The Meeker Herald — 125 years ago
• An accident happened on the Burlington railroad near Hartwell, Neb. George Prilchard of Denver and Robert Bean, of the Bar-circle outfit on Yellow Creek, were instantly killed. The men were in the caboose of their train when a following freight train ran into them. The two trains were completely wrecked and the occupants of the caboose were naturally in a dangerous place.
• C. M. White, brother of County Superintendent White, opened the Coal Creek school last week. Mr. White is giving satisfaction and, as he likes the country, will send for his family and remain in the valley.
• Joe Woodward, our popular boot and shoemaker, has moved into temporary quarters on South Sixth Street. Mr. Woodward is a complete master of his craft and has turned out some very satisfactory work since he located here.
• Samuel Martin returned a few days ago from his visit to Boulder. Sam reports that now-a-days one doesn’t have to travel a day and a half to find habitation, as was the case a few years ago, but the settlers are locating in every conceivable nook throughout Northwestern Colorado.
The Meeker Herald — 75 years ago
• The Colorado State Highway Department several months ago made application for a PWA grant from the government to match state funds on five additional highway projects in Colorado. One of these projects was on the Meeker-to-Rifle road, from the top of the divide towards Meeker. This week, the Highway Department received notice that these projects had been approved and the department immediately accepted them.
• A freight train on the Moffat railroad last week ran into a band of sheep on the right-of-way near the Cary ranch. The engine killed 313 sheep and 110 others were injured. The band of sheep belonged to R.H. Pitchforth. The train had rounded a curve only a short distance from where the accident occurred, and the engineer was unable to stop when he saw the sheep on the right-of-way.
The Meeker Herald — 25 years ago
• Gymnasts Carla Seely and Pegge Halandras scored personal bests and handed Buena Vista and Summit a one-two punch last Saturday to take top all-around honors and sweep first and second places in the beam, floor exercise and vault events.
• By virtue of last weekend’s wins over Aspen and Glenwood Springs, the Meeker Cowgirls volleyball team accomplished what no other NWL team has ever done before – finish the entire league season with no losses.
• The Rio Blanco County Assessor’s Office was recently picked by the County Employees Association for their “Office Recognition Award.” The members of the office are Sylvia Marsh, Elieen Lyle, Kelly Cockerill, Jody Turk and Renae Neilson.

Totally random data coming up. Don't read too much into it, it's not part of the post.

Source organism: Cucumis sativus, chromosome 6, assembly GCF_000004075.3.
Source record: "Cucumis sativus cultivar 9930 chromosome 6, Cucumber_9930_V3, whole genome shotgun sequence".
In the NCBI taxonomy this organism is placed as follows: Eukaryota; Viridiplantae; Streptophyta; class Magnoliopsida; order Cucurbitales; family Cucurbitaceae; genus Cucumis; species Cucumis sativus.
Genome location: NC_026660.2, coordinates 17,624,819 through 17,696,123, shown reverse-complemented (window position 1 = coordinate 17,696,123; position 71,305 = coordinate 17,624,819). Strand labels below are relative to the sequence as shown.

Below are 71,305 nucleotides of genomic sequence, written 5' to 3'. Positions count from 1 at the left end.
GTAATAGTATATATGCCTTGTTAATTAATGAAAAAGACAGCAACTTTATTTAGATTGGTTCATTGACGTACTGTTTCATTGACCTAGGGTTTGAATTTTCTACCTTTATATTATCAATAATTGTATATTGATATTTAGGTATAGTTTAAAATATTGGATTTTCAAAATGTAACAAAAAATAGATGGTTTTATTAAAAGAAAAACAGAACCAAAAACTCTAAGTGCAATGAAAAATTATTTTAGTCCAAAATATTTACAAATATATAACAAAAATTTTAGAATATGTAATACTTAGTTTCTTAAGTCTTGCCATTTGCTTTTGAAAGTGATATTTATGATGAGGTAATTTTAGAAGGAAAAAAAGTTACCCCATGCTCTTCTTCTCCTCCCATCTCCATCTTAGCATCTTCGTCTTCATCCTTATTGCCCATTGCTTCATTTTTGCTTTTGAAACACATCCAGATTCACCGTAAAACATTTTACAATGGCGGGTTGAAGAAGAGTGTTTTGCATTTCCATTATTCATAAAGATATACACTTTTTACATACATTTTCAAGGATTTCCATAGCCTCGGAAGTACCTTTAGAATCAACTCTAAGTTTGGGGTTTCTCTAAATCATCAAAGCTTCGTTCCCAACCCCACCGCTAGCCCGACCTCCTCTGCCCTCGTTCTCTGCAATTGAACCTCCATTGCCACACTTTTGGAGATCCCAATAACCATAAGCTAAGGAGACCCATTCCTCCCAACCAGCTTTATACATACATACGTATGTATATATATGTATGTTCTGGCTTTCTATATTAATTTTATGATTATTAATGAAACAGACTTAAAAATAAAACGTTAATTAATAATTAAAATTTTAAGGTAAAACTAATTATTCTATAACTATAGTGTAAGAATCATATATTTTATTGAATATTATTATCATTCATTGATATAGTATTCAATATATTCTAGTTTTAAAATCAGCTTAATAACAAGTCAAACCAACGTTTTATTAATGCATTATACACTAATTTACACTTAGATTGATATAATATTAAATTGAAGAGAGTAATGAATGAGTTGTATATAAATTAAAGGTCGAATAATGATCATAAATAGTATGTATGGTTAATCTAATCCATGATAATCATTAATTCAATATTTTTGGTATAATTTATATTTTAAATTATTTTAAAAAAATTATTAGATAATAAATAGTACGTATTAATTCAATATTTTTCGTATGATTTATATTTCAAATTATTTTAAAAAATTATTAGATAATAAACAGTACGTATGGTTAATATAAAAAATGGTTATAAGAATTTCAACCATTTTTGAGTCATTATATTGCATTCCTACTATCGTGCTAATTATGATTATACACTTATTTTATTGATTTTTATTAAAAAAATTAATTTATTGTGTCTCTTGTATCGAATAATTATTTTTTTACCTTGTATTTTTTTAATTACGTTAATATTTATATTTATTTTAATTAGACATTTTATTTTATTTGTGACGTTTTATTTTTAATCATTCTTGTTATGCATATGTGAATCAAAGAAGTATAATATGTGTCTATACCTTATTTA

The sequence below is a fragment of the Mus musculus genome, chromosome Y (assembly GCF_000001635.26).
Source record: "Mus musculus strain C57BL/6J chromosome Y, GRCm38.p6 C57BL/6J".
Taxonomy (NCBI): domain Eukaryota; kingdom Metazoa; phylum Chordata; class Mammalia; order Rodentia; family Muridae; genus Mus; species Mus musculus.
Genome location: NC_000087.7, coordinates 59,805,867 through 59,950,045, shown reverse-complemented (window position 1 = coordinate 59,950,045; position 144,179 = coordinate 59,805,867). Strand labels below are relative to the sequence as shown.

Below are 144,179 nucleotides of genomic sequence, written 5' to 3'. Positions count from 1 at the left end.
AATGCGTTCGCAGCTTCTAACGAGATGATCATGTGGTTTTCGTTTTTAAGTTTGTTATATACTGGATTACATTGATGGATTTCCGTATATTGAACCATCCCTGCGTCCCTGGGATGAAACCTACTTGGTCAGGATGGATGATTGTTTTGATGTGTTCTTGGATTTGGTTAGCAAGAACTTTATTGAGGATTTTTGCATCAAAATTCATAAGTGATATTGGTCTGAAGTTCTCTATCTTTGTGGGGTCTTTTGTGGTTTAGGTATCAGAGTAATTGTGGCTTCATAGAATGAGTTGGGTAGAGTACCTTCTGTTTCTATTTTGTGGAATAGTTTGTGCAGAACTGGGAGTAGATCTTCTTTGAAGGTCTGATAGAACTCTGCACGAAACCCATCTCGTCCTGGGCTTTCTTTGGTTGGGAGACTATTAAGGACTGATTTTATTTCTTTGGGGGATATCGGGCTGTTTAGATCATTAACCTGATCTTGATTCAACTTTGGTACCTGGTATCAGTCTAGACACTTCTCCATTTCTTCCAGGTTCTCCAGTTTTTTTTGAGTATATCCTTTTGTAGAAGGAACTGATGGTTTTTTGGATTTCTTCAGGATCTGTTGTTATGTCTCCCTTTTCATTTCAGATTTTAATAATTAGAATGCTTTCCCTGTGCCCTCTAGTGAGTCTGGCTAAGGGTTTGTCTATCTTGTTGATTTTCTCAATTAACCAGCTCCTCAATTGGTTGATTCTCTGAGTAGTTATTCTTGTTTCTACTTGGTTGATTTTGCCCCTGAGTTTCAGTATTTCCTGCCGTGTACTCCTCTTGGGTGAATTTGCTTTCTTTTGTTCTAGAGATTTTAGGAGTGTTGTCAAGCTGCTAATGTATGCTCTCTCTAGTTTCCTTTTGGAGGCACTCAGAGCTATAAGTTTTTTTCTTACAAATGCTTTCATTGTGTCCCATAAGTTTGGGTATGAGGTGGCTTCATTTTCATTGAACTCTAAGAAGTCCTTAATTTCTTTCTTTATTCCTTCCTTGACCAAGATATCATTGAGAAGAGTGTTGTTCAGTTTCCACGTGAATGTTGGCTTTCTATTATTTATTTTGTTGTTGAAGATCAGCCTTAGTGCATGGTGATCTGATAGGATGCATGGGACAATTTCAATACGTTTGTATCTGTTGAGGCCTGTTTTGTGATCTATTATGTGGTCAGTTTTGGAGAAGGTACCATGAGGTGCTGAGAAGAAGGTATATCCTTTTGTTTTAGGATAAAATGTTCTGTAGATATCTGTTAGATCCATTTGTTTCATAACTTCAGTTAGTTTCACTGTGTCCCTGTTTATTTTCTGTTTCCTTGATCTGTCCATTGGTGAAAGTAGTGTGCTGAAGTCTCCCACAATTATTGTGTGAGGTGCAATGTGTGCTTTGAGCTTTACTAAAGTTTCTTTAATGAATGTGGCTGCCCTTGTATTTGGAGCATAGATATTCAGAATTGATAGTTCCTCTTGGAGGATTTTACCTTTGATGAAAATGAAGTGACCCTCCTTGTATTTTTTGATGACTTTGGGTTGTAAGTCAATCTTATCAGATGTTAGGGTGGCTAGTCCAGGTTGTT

• One of the most recent professional additions to Pioneers Hospital medical staff is David R. James, M.D. Dr. James is a board certified general surgeon and a fellow in the American College of Surgeons. He attended the University of Nebraska to obtain his medical degree and five years of surgical residency.
Rangely Times — 50 years ago
• The Peacock Well Service of Rangely has been appointed a Weldealer by The Lincoln Electric Co. of Cleveland, Ohio. Lincoln Electric is the world’s largest manufacturer of arc welding equipment. The firm will distribute Lincoln arc welders, welding electrodes and accessories in Rangely and surrounding area.
• Recently, McCoy Chevrolet Co. of Rangely took over dealership for GMC trucks and coaches. According to owner Joe McCoy, McCoy Chevrolet Co. is equipped to handle any GMC truck or coach transaction with attractive terms.
• Miss Pauline Kucera, the daughter of Paul Spencer of Manderson, Wyo., and Norman Smith, son of Mrs. Frank Mead of Rangely, were married Sept. 21 at Immanuel Baptist Church in Denver.
Rangely Times — 40 years ago
• The Rangely Garden Club installed new officers. Mrs. Robert Sisson, president; Mrs. Richard Bock, vice president; Mrs. Trenton Day, secretary; Mrs. H.O. West, treasurer; Mrs. Jack Herman, historian; and Mrs. Bob Bautts,
• First 1973 hunting fatality: Jerry Lee Sanders, 33, of Lamar died Oct. 16 of an apparent accidental self-inflicted gun shot in the head. He was hunting with his father and brother about six miles up East Miller Creek in Rio Blanco County.
• Former Rangely Hospital administrator Irvin Dean Anderson was sentenced Oct. 15 in District Court in Meeker to a 60-day jail sentence and placed on probation for the next five years. He must also make restitution of $4,200 to the Rangely
• Some strange happenings Sunday, a few miles northwest of Rangely in the vicinity of the Blue Mountain cutoff and two drilling rigs in that area have caused speculation in the community that an earthquake had occurred.
Rangely Times — 30 years ago
• Navy Lt. L. Humer and Lt. Cmdr. Paul B. Wade were united in marriage Sept. 24, 2983, in Fort Myer Post Chapel, Fort Myer, Va. The bride, daughter of Mr. and Mrs. James R. Humer, Carlisle, Penn., is a graduate of Carlisle High School, West Chester University of Pennsylvania, and Naval Officer Candidate School. Her husband, son of Mr. and Mrs. Donald E. Wade of Rangely is a graduate of Rangley High School and the University of Colorado.
• The Republican County Commissioner Vacancy Committee, consisting of W. Grant Peel, Don L. Davis and Frank G. Cooley met late Tuesday afternoon and appointed W. Grant Peel to fill the vacancy created by the recent resignation of Tim Schultz as county commissioner.
• Don Manning, the business instructor at CNCC, has been accepted in the doctoral program in Community College Administration administered by the Department of Vocational Education at Colorado State University. This program is new at CSU this year, and Manning is the first person from the Western Slope to complete the application process and be granted admission.